Maryland’s licensing requirement for would-be handgun buyers infringes upon the constitutional right of people to keep arms for personal protection in their home and has no historical roots from either 18th- or 19th-century America, gun rights advocates told a federal appeals court Wednesday.
Maryland Shall Issue made its argument as the 4th Circuit considers whether the state’s handgun qualification license, or HQL, comports with the Second Amendment and its most recent interpretation by the U.S. Supreme Court.
In June, the high court ruled 6-3 that gun restrictions are valid only if in keeping with the constitutional text, history and tradition of state firearm regulations when the Second Amendment was adopted in 1791 or when the 14th Amendment extended the right to keep and bear arms to the states in 1868.
Maryland Attorney General Brian E. Frosh told the 4th Circuit last month that the history and tradition of ensuring gun owners are trained in firearm use dates to 1792 – the year after the Second Amendment’s ratification — when Congress enacted the Uniform Militia Act. Several states passed similar statutes shortly after, Frosh stated in papers filed with the appellate court.
In its response, MSI distinguished the militia laws from Maryland’s HQL.
“Whereas the HQL requirement requires nearly everyone to complete the firearm safety course before acquiring a handgun, militia laws required militia training only after the militia men had acquired a handgun or other firearm,” MSI wrote in its 4th Circuit filing. “No state required militia training before firearm acquisition or tied this training to firearm acquisition.”
In addition, the militia laws and Maryland’s licensing mandate were passed for wholly different reasons, stated MSI, which was joined in the HQL challenge by gun seller Atlantic Guns Inc. and two Marylanders.
“Maryland enacted the HQL requirement to encourage safer gun storage practices in the home and reduce handgun violence in urban areas,” MSI stated.
“Militia laws, by contrast, were enacted to train young men for military service so they would be prepared for armed defense against foreign or domestic threats,” MSI added. “Militia laws did not condition the exercise of anyone’s right to acquire a firearm on compliance with the militia requirements.”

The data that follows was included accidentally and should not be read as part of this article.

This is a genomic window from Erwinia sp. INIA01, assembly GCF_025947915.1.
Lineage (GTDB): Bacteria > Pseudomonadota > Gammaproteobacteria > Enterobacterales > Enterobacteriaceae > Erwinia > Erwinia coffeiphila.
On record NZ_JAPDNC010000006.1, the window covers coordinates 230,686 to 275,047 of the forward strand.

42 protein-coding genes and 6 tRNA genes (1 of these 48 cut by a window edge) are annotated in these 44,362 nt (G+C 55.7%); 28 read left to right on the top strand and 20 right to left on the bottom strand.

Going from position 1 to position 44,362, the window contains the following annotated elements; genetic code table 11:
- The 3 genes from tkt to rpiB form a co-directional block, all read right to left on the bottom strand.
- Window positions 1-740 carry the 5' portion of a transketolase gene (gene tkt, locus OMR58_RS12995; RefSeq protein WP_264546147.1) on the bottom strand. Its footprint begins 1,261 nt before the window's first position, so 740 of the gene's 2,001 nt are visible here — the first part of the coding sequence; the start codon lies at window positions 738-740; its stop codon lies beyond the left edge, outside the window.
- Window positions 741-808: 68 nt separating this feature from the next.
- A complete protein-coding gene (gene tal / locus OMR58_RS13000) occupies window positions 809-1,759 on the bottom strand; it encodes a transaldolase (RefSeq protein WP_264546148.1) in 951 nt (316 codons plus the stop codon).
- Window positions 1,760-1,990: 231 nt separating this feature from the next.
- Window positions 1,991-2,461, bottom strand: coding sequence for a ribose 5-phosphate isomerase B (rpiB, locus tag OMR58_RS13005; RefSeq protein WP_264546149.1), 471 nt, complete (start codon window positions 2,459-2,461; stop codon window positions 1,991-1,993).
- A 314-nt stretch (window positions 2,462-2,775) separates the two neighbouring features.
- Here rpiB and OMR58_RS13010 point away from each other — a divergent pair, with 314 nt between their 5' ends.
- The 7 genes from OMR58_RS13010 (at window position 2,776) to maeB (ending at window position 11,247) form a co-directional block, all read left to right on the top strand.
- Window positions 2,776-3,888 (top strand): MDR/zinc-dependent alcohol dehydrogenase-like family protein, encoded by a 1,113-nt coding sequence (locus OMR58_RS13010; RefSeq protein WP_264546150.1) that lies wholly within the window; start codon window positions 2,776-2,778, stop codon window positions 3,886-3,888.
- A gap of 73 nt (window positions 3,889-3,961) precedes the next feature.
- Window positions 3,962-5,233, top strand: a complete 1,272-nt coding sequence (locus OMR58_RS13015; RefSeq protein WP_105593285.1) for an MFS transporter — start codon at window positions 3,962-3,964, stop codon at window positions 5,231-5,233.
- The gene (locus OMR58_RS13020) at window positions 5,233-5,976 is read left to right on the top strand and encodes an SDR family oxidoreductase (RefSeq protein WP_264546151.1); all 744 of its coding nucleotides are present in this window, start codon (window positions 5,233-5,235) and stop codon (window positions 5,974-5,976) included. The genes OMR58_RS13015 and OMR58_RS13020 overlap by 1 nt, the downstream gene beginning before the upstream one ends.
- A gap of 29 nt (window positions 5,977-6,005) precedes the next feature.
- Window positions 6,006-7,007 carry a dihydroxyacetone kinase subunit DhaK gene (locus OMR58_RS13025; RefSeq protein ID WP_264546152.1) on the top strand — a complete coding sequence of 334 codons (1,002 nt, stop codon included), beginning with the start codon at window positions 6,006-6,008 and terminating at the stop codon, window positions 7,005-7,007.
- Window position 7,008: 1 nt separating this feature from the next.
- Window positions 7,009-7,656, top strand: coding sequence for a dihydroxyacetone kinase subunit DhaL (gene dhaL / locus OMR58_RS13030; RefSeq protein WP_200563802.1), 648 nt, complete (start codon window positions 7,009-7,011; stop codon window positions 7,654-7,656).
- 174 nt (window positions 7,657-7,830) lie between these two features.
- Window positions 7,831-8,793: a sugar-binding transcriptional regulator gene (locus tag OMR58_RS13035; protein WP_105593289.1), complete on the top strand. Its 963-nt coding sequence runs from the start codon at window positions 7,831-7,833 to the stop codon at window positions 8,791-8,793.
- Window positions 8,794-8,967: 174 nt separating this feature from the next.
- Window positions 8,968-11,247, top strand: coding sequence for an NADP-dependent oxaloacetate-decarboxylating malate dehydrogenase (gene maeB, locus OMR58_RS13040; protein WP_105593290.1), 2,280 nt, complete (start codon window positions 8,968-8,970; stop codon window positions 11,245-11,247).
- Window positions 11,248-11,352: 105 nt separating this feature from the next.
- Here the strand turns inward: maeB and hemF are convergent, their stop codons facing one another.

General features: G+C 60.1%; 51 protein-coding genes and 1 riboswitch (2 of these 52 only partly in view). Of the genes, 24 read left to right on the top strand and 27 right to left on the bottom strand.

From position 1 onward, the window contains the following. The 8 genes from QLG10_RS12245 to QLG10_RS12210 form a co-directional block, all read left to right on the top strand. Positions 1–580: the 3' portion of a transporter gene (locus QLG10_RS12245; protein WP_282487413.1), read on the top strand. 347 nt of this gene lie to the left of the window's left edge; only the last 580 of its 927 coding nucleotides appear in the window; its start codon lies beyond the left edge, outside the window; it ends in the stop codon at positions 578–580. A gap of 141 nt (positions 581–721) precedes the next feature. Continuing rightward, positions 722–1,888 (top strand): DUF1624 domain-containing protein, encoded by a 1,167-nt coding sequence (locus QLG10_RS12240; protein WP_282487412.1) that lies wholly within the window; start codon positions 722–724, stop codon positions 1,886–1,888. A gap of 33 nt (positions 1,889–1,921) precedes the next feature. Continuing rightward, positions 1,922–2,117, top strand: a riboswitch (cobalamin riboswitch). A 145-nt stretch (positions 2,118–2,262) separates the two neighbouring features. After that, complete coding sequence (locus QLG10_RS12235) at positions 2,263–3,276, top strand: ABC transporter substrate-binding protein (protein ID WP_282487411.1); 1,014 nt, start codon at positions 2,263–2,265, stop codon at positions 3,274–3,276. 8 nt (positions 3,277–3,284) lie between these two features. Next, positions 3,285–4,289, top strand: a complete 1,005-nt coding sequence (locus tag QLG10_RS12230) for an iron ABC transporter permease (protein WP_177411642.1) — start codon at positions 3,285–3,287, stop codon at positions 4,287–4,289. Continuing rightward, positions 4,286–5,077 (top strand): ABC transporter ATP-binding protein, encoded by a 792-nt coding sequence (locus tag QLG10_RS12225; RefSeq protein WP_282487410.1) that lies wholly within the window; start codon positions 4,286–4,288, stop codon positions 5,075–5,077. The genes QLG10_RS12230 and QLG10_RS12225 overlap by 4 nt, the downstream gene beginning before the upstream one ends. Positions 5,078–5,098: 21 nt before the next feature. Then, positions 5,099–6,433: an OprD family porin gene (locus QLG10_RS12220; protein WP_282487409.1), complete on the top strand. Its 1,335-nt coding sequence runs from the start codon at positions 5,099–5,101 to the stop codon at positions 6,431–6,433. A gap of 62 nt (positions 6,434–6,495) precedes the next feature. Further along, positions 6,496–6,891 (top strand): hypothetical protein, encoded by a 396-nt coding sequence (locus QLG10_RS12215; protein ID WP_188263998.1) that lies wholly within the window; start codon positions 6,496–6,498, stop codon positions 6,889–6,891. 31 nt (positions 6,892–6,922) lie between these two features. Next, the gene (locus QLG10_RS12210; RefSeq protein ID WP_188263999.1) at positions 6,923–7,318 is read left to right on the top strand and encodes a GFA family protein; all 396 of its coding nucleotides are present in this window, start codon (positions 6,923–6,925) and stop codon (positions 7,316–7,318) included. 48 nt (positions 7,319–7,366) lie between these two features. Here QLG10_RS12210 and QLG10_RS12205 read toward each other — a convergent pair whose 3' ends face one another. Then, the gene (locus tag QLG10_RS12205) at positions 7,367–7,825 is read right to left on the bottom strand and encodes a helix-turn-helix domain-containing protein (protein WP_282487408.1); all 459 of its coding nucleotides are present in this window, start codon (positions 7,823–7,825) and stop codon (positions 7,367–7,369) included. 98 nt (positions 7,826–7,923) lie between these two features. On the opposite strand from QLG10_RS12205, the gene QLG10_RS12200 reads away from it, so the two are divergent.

Those challenging the licensing requirement are represented by MSI President Mark W. Pennak; Cary J. Hansel III, of Hansel Law PC in Baltimore; and John Parker Sweeney, of Bradley Arant Boult Cummings LLP in Washington.
Frosh, in his October filing, stated the militia laws “did not just reflect common sense and a practical commitment to state security; they were contemplated by the Second Amendment’s text,” which refers to a “well-regulated militia.”
The militia laws “would have also had the complementary effect of ensuring that the men of the community, starting in their youth, would be provided with the training necessary to handle and use firearms safely in any context,” Frosh added.
Frosh’s filing was cosigned by Assistant Attorneys General Robert A. Scott and Ryan R. Dietrich.
The 4th Circuit has not stated when it will rule on MSI’s challenge. The case is docketed at the appellate court as Maryland Shall Issue Inc. et al v. Lawrence Hogan et al., No. 21-2017.
The 2013 Maryland Firearm Safety Act’s licensing requirement mandates that an applicant be at least 21 years old, be a Maryland resident, complete four hours of firearms safety training, and not be prohibited by federal or state law from buying or possessing a handgun. Licensed gun dealers, as well as current and retired law-enforcement and military officers, are exempt from the handgun licensing requirement.
A violation of the law is a misdemeanor punishable by up to five years in prison and a $10,000 fine.
U.S. District Judge Ellen L. Hollander upheld the license requirement’s constitutionality in August 2021, saying it was reasonably related to the state’s important interest in protecting public safety. MSI and its co-plaintiffs then sought review by the 4th Circuit.
Gun rights advocates also have a pending 4th Circuit challenge to Maryland’s ban on semiautomatic assault-style weapons based on the Supreme Court’s decision in New York State Rifle & Pistol Association Inc. v. Bruen.
In Bruen, the justices struck down a state regulation that required gun owners to show a good and substantial reason for carrying their weapon outside. The high court said New York could not show a history or tradition of requiring gun permits.
Frosh, who at the time was chair of the Senate Judicial Proceedings Committee, was chief sponsor of the Firearm Safety Act, which also contains the assault-style weapons ban.